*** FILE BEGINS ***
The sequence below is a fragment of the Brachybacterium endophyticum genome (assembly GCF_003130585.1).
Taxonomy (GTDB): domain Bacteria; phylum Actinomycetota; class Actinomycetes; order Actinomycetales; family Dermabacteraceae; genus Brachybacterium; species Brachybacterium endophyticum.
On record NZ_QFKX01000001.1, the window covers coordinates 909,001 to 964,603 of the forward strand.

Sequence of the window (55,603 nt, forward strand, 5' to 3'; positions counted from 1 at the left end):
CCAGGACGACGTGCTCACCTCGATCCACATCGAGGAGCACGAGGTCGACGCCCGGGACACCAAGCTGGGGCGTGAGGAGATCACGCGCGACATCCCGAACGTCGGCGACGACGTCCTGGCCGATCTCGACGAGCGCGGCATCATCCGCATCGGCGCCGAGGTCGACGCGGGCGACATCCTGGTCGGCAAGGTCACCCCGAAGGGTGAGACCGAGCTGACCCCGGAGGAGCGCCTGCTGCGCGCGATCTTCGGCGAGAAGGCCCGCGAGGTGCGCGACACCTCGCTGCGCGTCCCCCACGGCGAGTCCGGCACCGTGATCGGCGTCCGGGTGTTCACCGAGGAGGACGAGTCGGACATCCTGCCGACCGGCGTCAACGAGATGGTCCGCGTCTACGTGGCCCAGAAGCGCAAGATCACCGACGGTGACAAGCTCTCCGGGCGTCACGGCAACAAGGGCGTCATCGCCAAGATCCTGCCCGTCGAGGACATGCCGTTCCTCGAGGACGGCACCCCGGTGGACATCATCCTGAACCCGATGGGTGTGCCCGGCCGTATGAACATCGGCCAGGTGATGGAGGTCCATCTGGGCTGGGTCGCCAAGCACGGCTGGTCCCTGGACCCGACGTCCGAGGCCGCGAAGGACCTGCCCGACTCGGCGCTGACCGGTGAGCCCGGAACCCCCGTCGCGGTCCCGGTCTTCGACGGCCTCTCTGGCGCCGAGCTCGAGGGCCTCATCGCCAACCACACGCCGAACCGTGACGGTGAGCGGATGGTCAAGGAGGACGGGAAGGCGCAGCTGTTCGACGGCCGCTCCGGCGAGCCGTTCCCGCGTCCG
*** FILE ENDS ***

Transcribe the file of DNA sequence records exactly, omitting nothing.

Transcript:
The sequence below is a fragment of the Brachybacterium endophyticum genome (assembly GCF_003130585.1).
Taxonomy (GTDB): domain Bacteria; phylum Actinomycetota; class Actinomycetes; order Actinomycetales; family Dermabacteraceae; genus Brachybacterium; species Brachybacterium endophyticum.
On record NZ_QFKX01000001.1, the window covers coordinates 909,001 to 964,603 of the forward strand.

Sequence of the window (55,603 nt, forward strand, 5' to 3'; positions counted from 1 at the left end):
CCAGGACGACGTGCTCACCTCGATCCACATCGAGGAGCACGAGGTCGACGCCCGGGACACCAAGCTGGGGCGTGAGGAGATCACGCGCGACATCCCGAACGTCGGCGACGACGTCCTGGCCGATCTCGACGAGCGCGGCATCATCCGCATCGGCGCCGAGGTCGACGCGGGCGACATCCTGGTCGGCAAGGTCACCCCGAAGGGTGAGACCGAGCTGACCCCGGAGGAGCGCCTGCTGCGCGCGATCTTCGGCGAGAAGGCCCGCGAGGTGCGCGACACCTCGCTGCGCGTCCCCCACGGCGAGTCCGGCACCGTGATCGGCGTCCGGGTGTTCACCGAGGAGGACGAGTCGGACATCCTGCCGACCGGCGTCAACGAGATGGTCCGCGTCTACGTGGCCCAGAAGCGCAAGATCACCGACGGTGACAAGCTCTCCGGGCGTCACGGCAACAAGGGCGTCATCGCCAAGATCCTGCCCGTCGAGGACATGCCGTTCCTCGAGGACGGCACCCCGGTGGACATCATCCTGAACCCGATGGGTGTGCCCGGCCGTATGAACATCGGCCAGGTGATGGAGGTCCATCTGGGCTGGGTCGCCAAGCACGGCTGGTCCCTGGACCCGACGTCCGAGGCCGCGAAGGACCTGCCCGACTCGGCGCTGACCGGTGAGCCCGGAACCCCCGTCGCGGTCCCGGTCTTCGACGGCCTCTCTGGCGCCGAGCTCGAGGGCCTCATCGCCAACCACACGCCGAACCGTGACGGTGAGCGGATGGTCAAGGAGGACGGGAAGGCGCAGCTGTTCGACGGCCGCTCCGGCGAGCCGTTCCCGCGTCCG